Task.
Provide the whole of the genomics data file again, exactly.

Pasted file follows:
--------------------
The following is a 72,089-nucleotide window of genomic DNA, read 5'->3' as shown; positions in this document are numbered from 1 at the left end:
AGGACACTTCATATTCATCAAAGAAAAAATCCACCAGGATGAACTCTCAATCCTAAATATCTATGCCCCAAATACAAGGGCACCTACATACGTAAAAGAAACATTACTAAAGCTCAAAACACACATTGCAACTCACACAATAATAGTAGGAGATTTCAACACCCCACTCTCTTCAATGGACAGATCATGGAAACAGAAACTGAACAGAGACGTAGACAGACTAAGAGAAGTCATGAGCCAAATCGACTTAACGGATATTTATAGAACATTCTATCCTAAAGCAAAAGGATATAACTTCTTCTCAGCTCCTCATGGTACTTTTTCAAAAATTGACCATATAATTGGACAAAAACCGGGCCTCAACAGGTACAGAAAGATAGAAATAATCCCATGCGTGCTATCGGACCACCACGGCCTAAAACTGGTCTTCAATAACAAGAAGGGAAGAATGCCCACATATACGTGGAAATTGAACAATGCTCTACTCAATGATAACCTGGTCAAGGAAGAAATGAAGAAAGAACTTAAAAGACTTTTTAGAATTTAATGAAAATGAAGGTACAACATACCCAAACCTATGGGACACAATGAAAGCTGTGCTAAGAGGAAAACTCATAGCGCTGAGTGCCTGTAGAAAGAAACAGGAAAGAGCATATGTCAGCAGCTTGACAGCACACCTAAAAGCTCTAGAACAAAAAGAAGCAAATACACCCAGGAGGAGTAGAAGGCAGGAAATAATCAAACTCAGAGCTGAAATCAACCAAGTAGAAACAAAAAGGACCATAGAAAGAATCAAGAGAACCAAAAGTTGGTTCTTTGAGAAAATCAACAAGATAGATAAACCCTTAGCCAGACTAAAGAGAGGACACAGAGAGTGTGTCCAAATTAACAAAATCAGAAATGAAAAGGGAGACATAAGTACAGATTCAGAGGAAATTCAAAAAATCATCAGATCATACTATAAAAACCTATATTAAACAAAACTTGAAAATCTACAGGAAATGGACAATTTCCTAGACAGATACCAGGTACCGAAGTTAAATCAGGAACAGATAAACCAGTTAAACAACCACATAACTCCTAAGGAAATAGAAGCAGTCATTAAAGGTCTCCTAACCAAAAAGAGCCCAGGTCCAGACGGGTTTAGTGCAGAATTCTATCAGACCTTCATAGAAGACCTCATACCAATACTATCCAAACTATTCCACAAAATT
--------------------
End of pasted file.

The following is a 72,089-nucleotide window of genomic DNA, read 5'->3' as shown; positions in this document are numbered from 1 at the left end:
AGGACACTTCATATTCATCAAAGAAAAAATCCACCAGGATGAACTCTCAATCCTAAATATCTATGCCCCAAATACAAGGGCACCTACATACGTAAAAGAAACATTACTAAAGCTCAAAACACACATTGCAACTCACACAATAATAGTAGGAGATTTCAACACCCCACTCTCTTCAATGGACAGATCATGGAAACAGAAACTGAACAGAGACGTAGACAGACTAAGAGAAGTCATGAGCCAAATCGACTTAACGGATATTTATAGAACATTCTATCCTAAAGCAAAAGGATATAACTTCTTCTCAGCTCCTCATGGTACTTTTTCAAAAATTGACCATATAATTGGACAAAAACCGGGCCTCAACAGGTACAGAAAGATAGAAATAATCCCATGCGTGCTATCGGACCACCACGGCCTAAAACTGGTCTTCAATAACAAGAAGGGAAGAATGCCCACATATACGTGGAAATTGAACAATGCTCTACTCAATGATAACCTGGTCAAGGAAGAAATGAAGAAAGAACTTAAAAGACTTTTTAGAATTTAATGAAAATGAAGGTACAACATACCCAAACCTATGGGACACAATGAAAGCTGTGCTAAGAGGAAAACTCATAGCGCTGAGTGCCTGTAGAAAGAAACAGGAAAGAGCATATGTCAGCAGCTTGACAGCACACCTAAAAGCTCTAGAACAAAAAGAAGCAAATACACCCAGGAGGAGTAGAAGGCAGGAAATAATCAAACTCAGAGCTGAAATCAACCAAGTAGAAACAAAAAGGACCATAGAAAGAATCAAGAGAACCAAAAGTTGGTTCTTTGAGAAAATCAACAAGATAGATAAACCCTTAGCCAGACTAAAGAGAGGACACAGAGAGTGTGTCCAAATTAACAAAATCAGAAATGAAAAGGGAGACATAAGTACAGATTCAGAGGAAATTCAAAAAATCATCAGATCATACTATAAAAACCTATATTAAACAAAACTTGAAAATCTACAGGAAATGGACAATTTCCTAGACAGATACCAGGTACCGAAGTTAAATCAGGAACAGATAAACCAGTTAAACAACCACATAACTCCTAAGGAAATAGAAGCAGTCATTAAAGGTCTCCTAACCAAAAAGAGCCCAGGTCCAGACGGGTTTAGTGCAGAATTCTATCAGACCTTCATAGAAGACCTCATACCAATACTATCCAAACTATTCCACAAAATT